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Here’s a less complicated example. Once I enabled data collection and defined a security policy for my Azure subscription that included “Access Control Lists on endpoints”, a medium severity recommendation appeared in the list of recommendations.
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This alerted me to the fact that my virtual machine in Azure had two unprotected endpoints (PowerShell and Remote Desktop) and recommended that Access Control Lists for these ports be implemented (seen in the screen shot below). Clicking on Remote Desktop in the list gave me the opportunity to configure the Access Control List.

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More information on security recommendations in the Azure Security Center is available in this article: Implementing security recommendations in Azure Security Center.

Automatically Identifies Threats and Enables Response
A big part of the Azure Security Center’s value proposition are its threat detection and response capabilities. It automatically collects and analyzes log data from Azure resources, network traffic, and partner solutions like firewalls and anti-malware software. It uses this data to detect threats and generate a list of prioritized alerts (seen in the screen shots below).
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A closer look at the RDP activity detected in this example reveals the details in the screen shot below. Azure Security Center will make context-aware suggestions on what response actions can help with items in the list. In the case of the suspicious RDP activity this might include action like filtering the IP address that is connecting to the system’s RDP port by using a Network ACL or a Network Security Group rule.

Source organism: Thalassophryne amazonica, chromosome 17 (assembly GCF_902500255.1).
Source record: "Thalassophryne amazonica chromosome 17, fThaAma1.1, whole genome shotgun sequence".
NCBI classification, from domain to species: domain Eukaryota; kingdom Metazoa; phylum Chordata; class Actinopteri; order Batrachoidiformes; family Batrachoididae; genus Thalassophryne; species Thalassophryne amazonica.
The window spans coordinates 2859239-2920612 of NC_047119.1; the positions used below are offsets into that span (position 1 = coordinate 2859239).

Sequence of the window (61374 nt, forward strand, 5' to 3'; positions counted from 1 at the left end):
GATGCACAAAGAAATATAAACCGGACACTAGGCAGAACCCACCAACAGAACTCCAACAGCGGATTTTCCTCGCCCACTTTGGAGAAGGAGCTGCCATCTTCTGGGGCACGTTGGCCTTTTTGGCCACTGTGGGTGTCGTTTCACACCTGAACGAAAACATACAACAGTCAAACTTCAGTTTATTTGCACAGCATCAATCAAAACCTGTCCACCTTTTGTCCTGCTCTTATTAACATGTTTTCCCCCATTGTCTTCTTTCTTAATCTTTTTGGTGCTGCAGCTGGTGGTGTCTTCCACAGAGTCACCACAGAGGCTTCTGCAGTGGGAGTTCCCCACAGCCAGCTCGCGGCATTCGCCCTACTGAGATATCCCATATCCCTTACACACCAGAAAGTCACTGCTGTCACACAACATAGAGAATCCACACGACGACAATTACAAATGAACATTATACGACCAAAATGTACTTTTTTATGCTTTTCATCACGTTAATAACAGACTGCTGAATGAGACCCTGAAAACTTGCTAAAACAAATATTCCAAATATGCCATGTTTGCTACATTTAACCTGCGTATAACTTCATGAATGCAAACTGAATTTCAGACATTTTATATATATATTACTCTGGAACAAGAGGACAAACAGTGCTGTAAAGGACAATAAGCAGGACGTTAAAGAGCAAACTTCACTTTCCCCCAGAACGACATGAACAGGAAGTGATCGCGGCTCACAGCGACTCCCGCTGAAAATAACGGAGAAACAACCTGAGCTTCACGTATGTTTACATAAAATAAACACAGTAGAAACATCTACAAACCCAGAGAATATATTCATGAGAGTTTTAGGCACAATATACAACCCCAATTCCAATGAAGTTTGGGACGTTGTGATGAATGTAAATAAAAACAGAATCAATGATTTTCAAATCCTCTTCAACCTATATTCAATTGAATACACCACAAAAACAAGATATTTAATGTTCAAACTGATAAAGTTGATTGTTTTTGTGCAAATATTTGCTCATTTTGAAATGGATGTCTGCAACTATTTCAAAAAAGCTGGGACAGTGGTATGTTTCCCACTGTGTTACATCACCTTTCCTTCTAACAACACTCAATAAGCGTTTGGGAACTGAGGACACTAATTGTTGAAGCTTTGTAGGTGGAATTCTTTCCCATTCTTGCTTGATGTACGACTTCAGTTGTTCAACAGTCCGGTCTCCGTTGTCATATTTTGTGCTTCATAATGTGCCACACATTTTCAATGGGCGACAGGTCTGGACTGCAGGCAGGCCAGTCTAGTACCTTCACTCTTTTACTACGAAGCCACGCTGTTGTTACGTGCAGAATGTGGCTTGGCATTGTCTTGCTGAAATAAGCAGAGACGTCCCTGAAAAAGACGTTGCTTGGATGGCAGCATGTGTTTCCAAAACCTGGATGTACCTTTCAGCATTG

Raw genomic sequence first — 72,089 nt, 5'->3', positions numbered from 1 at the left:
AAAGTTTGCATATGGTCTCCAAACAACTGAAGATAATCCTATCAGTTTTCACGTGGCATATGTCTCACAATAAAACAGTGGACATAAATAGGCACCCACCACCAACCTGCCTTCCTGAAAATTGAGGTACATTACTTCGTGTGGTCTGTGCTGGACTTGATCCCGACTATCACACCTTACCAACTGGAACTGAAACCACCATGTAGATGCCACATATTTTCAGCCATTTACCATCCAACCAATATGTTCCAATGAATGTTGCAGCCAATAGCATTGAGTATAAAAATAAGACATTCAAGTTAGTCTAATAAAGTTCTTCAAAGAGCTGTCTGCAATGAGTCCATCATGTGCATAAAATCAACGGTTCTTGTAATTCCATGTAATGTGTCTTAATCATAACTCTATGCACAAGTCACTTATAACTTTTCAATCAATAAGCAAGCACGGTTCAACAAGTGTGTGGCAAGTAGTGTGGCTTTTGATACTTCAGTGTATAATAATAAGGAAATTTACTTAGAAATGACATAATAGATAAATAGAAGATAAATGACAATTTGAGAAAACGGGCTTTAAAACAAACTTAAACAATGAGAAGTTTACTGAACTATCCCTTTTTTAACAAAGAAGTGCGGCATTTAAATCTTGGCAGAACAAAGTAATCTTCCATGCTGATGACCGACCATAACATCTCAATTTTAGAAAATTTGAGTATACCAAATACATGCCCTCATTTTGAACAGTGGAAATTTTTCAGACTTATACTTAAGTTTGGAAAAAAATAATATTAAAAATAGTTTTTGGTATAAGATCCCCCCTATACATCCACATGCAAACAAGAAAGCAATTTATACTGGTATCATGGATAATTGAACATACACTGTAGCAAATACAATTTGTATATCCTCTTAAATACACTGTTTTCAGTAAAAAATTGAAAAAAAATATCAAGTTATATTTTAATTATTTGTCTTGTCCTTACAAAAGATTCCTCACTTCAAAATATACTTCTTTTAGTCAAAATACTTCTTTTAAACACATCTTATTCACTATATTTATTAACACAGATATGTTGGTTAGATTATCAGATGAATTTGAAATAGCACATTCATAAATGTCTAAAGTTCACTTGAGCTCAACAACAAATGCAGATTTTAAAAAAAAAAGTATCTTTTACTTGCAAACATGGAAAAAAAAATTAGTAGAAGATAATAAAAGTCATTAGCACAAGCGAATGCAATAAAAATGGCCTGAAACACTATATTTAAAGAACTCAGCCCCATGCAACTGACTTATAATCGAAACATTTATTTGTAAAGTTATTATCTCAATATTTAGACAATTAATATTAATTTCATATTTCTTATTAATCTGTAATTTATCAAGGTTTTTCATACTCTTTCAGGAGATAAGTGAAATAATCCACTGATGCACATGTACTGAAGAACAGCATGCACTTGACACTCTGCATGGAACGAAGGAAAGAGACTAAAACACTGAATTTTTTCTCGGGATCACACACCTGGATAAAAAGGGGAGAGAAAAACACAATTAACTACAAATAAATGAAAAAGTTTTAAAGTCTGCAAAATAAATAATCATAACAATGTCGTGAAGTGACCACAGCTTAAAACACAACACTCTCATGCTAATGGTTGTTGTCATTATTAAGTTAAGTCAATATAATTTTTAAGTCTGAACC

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Detecting meaningful security events through all the noise generated in a large IT environment is challenging, even in environments that have one or more SIEM systems deployed.  Azure Security Center will help security teams cut through the noise to more easily detect threats and material security events that might otherwise appear to be noise or anomalies in logs that have not been aggregated and analyzed.

Azure Security Center can detect and help remediate many types of attacks. Some examples include network based attacks like Remote Desktop Protocol (RDP) grinding/abuse (seen in the screen shot above), and compromised virtual machines using the large scale threat intelligence and machine learning capabilities built into Azure Security Center.

More information on security alerts is available in this article: Managing and responding to security alerts in Azure Security Center.

For those organizations that want to export data from Azure, there’s an API available to help do this. I discussed the API and PowerShell script in a previous article on Azure Active Directory‘s Access and Usage Reports.

I’m just scratching the surface of the capabilities in the brand new Azure Security Center. I am very excited about its set of capabilities because so many security experts and CISOs will benefit from them.

Here are some more resources for you to learn more about the Azure Security Center:

Azure Security Center now available
Getting started with Azure Security Center
New Azure Security Center helps you prevent, detect, and respond to threats (video)
Azure Security Center videos

Tim Rains
Chief Security Advisor
Enterprise Cybersecurity Group